**A number where you'd have to iterate "the number of digits in the number of digits in ... the number of digits in this number" more times than there are particles in the universe to get a number smaller than the number of particles in the universe.




Interestingly, according to Wikipedia, there's a simple polynomial-time* algorithm for computing the last n digits in the decimal expansion of Graham's number.

*Well, technically it's constant time, as there are only log(Graham's number) digits to compute. But for all intents and purposes, it's a non-constant polynomial time algorithm.
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Re: A project for the board: Finding Monroe's Number

Postby topspin » Tue Oct 25, 2011 9:43 pm UTC

Hi there guys! Long time reader, first time poster here.
I've been thinking about the following back when the strip came out originally, but as this thread brought it back (almost) alive I finally decided to ask. (Although I'm probably off or somebody much smarter would have already pointed it out)

Is putting Graham's number into the Ackermann function really that large of a step, considering how both of them are/grow incomprehensibly huge already??

So we know the Ackermann function grows faster than any primitive recursive function, because of its recursive definition. And the definition of Graham's Number doesn't look too different, either. I've been of the impression that you don't get any significantly faster growth without resorting to uncomputable functions (BB).

Straight from Wikipedia:

[math]A(m, n) = 2\uparrow^{m-2} (n+3) - 3[/math]
[math]G = g_{64},\text{ where }g_1=3\uparrow\uparrow\uparrow\uparrow 3,\ g_n = 3\uparrow^{g_{n-1}}3[/math]

So putting the two together gets you:
[math]A(g_{64}, g_{64}) = 2\uparrow^{g_{64}-2} (g_{64}+3) - 3 \approx 2\uparrow^{g_{64}} (g_{64})[/math]
Per the definition of [imath]x\uparrow^n y[/imath], isn't that approximately on the same order (very loosely speaking) as [imath]g_{65}[/imath]? (or maybe [imath]g_{66}[/imath]??)

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Re: A project for the board: Finding Monroe's Number

Postby gmalivuk » Wed Oct 26, 2011 2:51 am UTC

topspin wrote:isn't that approximately on the same order (very loosely speaking) as [imath]g_{65}[/imath]?
Yeah, I think I calculated once that A(gn,gn)<gn+1
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Re: A project for the board: Finding Monroe's Number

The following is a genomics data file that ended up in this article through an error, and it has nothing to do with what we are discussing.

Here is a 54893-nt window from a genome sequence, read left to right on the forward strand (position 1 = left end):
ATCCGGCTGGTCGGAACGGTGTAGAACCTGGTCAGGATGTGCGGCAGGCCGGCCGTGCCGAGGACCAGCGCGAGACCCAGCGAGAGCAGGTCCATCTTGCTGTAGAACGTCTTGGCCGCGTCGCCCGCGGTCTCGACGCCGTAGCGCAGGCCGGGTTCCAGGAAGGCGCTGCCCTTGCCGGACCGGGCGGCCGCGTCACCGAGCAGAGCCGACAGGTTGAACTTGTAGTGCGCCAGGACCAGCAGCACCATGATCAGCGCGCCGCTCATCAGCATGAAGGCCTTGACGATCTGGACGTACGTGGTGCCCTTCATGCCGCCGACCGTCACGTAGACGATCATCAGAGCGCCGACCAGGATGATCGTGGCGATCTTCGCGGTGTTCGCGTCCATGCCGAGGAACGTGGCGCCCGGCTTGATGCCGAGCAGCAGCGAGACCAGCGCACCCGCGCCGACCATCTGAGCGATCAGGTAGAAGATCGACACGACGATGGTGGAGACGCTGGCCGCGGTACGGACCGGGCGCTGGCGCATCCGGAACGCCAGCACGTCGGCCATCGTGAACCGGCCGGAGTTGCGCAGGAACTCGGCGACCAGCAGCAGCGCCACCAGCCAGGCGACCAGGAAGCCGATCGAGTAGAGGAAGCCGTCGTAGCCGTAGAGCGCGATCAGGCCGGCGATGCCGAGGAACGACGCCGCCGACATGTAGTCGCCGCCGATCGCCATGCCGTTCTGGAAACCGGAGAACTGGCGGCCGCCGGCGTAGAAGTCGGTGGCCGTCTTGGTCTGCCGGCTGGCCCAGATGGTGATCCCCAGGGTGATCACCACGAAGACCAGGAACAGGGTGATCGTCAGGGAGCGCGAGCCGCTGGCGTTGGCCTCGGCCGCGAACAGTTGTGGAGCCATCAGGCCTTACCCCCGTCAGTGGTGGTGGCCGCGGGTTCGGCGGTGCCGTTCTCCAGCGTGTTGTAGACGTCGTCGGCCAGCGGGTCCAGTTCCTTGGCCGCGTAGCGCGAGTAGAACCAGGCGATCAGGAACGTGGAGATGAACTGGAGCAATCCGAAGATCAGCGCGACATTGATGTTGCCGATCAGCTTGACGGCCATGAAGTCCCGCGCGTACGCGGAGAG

Postby Yakk » Wed Oct 26, 2011 4:06 am UTC

Topspin, there are a number of threads on this board that deal with "who has the larger number".

Some of them restrict you to various computable subsets of number descriptions, to rule out BB(n) and the like.

The functions described grow more than slightly faster than g_n.
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Re: A project for the board: Finding Monroe's Number

Postby mfb » Wed Oct 26, 2011 12:52 pm UTC

To get larger numbers, you can just increase the depth of the recursions:
c=g g_64...
Define f(n,m)=g_f(n-1,m) and f(0,m)=g_m, so f(1,64)=c, and f(g_64,64) is way larger than any non-recursive use of g_n will ever be.
Note that it is pointless to increase the second value, as f(g_64,g_64)=f(g_64+1,64).

Define fk(n,m)=fk-1(fk(n,m),m) with f1=f as defined above, so k is the level of recursion of the definition.
Look at fg_64(64,64) ;)
If that is not enough, build another recursion for ff(...), build a function that handles n levels of recursive definitions at once, use recursion on that and so on.

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Re: A project for the board: Finding Monroe's Number

Postby Yakk » Wed Oct 26, 2011 1:59 pm UTC

mfb, there are a number of threads on this board that deal with "who has the larger number".

The functions described therein grow more than slightly faster than your means of describing getting larger numbers. Go read them. In order, because the later pages won't make much sense.
One of the painful things about our time is that those who feel certainty are stupid, and those with any imagination and understanding are filled with doubt and indecision - BR

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Re: A project for the board: Finding Monroe's Number

Postby WarDaft » Thu Oct 27, 2011 5:22 am UTC

And they might not make much sense anyway. Considering how thoroughly we chewed it up and pushed it, it's remarkable that there's sense to be made of it at all.
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Re: A project for the board: Finding Monroe's Number

Postby Yakk » Thu Oct 27, 2011 2:10 pm UTC

WarDaft wrote:And they might not make much sense anyway. Considering how thoroughly we chewed it up and pushed it, it's remarkable that there's sense to be made of it at all.

Ya, but you can easily get to parts where you are dealing with ridiculously ridiculous (actually, I don't think I can use enough adjectives without referring back to a function in the threads in question, so two will do) growth rates before every post is unreadable.

Note that many posts will be junk in those threads, but distinguishing is difficult (much as determining which huge number is more huge...).
One of the painful things about our time is that those who feel certainty are stupid, and those with any imagination and understanding are filled with doubt and indecision - BR